by Tim O'Brien

Surely there are mature and proper ways for a man to react when his wife leaves him for a richer man. But Thomas Chippering will have none of them—which is what makes this latest novel by Tim O'Brien (In the Lake of the Woods) such a riotous good time. The Minnesota linguistics professor and Lorna Sue, his wife of 20 years, are vacationing in Florida when she befriends "a certain hairy gentleman" whose name Chippering now refuses to utter. Their rift sets off a midlife crisis that forces our hero to delve into his troubled, if comical, boyhood. Torn between winning back his wife and following the whims of his own libido, Chippering enlists the assistance of his own new flame, who is also married, in an effort to sabotage Lorna Sue's happy new life. (He also loses his job and tries to find work as Captain Nineteen, a public-access TV superhero.) Crazy? Indeed, Chippering's sanity remains an open question, but there's no doubt O'Brien tells one entertaining tale. (Broadway, $26)

Bottom Line: Laugh-a-page adventures of a dumped husband on the rebound

by Barbara Kingsolver

Book of the week

"Jesus is bängala!" the white evangelical preacher from Georgia thunders at the gathered African villagers he hopes to convert. They look bewildered—and no wonder. The Reverend Nathan Price, who has brought his wife and four daughters along on his misguided mission in 1959, insists on speaking Kikongo, the local language, but mispronounces the word for "precious and dear" and ends up shouting to his uncomprehending listeners that Jesus is a poisonwood tree.

There is more at stake than linguistic confusion in this beautifully written new novel by Barbara Kingsolver, whose 1988 work The Bean Trees sold more than 1 million copies. At Poisonwood's center is the evil that can flourish when arrogance is cloaked in righteousness. When Price's daughter Leah defies both custom and her father by joining the village men on a hunt, she begets a curse destined to affect her entire family. Kingsolver's tale of domestic tragedy is more than just a well-told yarn, however. Played out against the bloody backdrop of political struggles in Congo that continue to this day, it is also particularly timely. (HarperFlamingo, $26)

Bottom Line: A profoundly affecting story of Africa's mysterious ways—and God's

by Mary Higgins Clark

Christmas has been good to Mary Higgins Clark. Her last Yule-themed effort, 1995's heart-tugging suspense novel Silent Night, spent 14 weeks on The New York Times bestseller list. Clark's offering to her fans for this year's holiday season is All Through the Night, an equally sentimental tale of an infant abandoned on a church doorstep, some nefarious thieves and a financially strapped after-school shelter in desperate need of a miracle.

The slim book (just 170 pages) is short on surprises and suspense. But it does mark the return of two of Clark's most endearing characters: cleaning-lady-turned-lottery-winner and amateur sleuth Alvirah Meehan and her big-hearted husband, Willy, a retired plumber. (Willy's sister Cordelia, a nun, runs the beleaguered shelter.) And their cozy presence, along with Clark's chatty prose, makes this mild mystery entertaining. (Simon & Schuster, $17)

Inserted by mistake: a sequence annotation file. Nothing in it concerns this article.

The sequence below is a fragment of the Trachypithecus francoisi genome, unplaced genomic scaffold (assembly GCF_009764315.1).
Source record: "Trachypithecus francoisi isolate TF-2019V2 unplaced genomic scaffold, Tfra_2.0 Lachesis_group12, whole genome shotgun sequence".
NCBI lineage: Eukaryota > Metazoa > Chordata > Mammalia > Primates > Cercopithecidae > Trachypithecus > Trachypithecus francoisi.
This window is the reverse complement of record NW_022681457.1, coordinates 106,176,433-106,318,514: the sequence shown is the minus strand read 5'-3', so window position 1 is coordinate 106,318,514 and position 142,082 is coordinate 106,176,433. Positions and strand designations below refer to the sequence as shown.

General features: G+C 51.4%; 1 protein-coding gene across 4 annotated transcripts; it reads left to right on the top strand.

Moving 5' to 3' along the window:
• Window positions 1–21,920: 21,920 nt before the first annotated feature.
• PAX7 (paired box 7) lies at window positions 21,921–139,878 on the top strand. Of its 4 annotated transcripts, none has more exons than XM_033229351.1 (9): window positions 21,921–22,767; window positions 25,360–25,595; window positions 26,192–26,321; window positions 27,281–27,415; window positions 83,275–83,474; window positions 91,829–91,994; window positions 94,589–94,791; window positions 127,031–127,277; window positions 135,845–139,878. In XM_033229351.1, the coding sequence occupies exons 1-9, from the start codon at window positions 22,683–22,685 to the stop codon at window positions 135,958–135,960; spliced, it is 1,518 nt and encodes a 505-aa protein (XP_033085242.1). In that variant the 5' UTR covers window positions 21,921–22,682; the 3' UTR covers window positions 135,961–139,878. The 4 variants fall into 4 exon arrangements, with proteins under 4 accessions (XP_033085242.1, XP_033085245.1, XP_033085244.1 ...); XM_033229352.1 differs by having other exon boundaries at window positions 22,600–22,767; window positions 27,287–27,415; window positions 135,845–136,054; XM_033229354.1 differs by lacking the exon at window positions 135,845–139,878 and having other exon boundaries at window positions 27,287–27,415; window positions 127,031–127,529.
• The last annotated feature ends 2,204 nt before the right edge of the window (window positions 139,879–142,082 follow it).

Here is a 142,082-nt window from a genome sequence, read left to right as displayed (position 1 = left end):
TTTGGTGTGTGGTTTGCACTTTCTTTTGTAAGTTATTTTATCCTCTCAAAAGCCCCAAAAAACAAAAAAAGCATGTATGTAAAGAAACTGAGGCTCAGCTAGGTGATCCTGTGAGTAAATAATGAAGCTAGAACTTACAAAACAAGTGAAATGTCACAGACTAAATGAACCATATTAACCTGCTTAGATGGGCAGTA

Bottom Line: Pleasant, if predictable, stocking stuffer

by C. David Heymann

asks his sources, "Oh, yeah?" and the latter just says, "Yeah." This new bio of Robert F. Kennedy by C. David Heymann (A Woman Named Jackie) is written with all the verve of a '74 Chevy Impala owner's manual, which might be forgiven if his sourcing weren't thinner than a Necco wafer. If RFK really did have a "lusty" affair with a stewardess in the mid-1960s, shouldn't we be given some verifying details beyond her claims: witnesses, records, y'know—evidence? An alleged RFK fling with Mary Jo Kopechne, the friend of Ted Kennedy's who later drowned in the Chappaquiddick accident, is backed only by an unidentified "friend" buried in a footnote; another footnote says "evidence suggests" an alleged JFK girlfriend was killed by the CIA, or maybe it was the FBI. What evidence? Heymann isn't telling. There may be some truth in this volume, but there may be a gold earring in your septic tank too: Is it really worth looking? (Dutton, $27.95)

Bottom Line: Ought to be packaged with a bottle of disinfectant

>WHY SINATRA MATTERS Pete Hamill A slim but snazzy ode to Ol' Blue Eyes by a renowned journalist and author, the late singer's sometime drinking buddy. (Little, Brown, $18)

THE REEF Nora Roberts The suspenseful tale of a marine archeologist and a hunky diver who join forces to find a sunken treasure. Putnam, $23.95)

THE ROAD HOME Jim Harrison The Legends of the Fall writer returns with a touching saga of a Nebraska clan. (Atlantic Monthly, $25)

>Jackie Chan

Jackie Chan, martial arts hero of more than 40 kung-fu action flicks, is about to perform yet another difficult stunt: With only 15 minutes to go in a book signing at Borders in Aventura, Fla., near Miami, the Rush Hour star must find a way to please hundreds of fans still waiting to see him. In a snap, Chan, 44, reaches for a pile of presigned editions of his new autobiography, I Am Jackie Chan: My Life in Action (Ballantine), allowing those in line to exchange their own copies for an autographed book and a quick high five. "I always do the best I can," says the beaming star.

Chan hopes his story will inspire young people to do the same. Its account of 10 harrowing years spent at a Hong Kong boarding school—where severe canings were a common punishment—shows that he could surmount almost any obstacle.

Here, however, just getting a glimpse of Chan is the challenge facing 3,000 devotees in a line that snakes out into the parking lot. "He's really cool," says Yen Yen Cheng, 15, who climbed a bookshelf for a peek at her idol. "This is a beautiful view."

  • Contributors:
  • Thomas Fields-Meyer,
  • Emily Mitchell,
  • Cynthia Sanz,
  • Kyle Smith,
  • Grace Lim.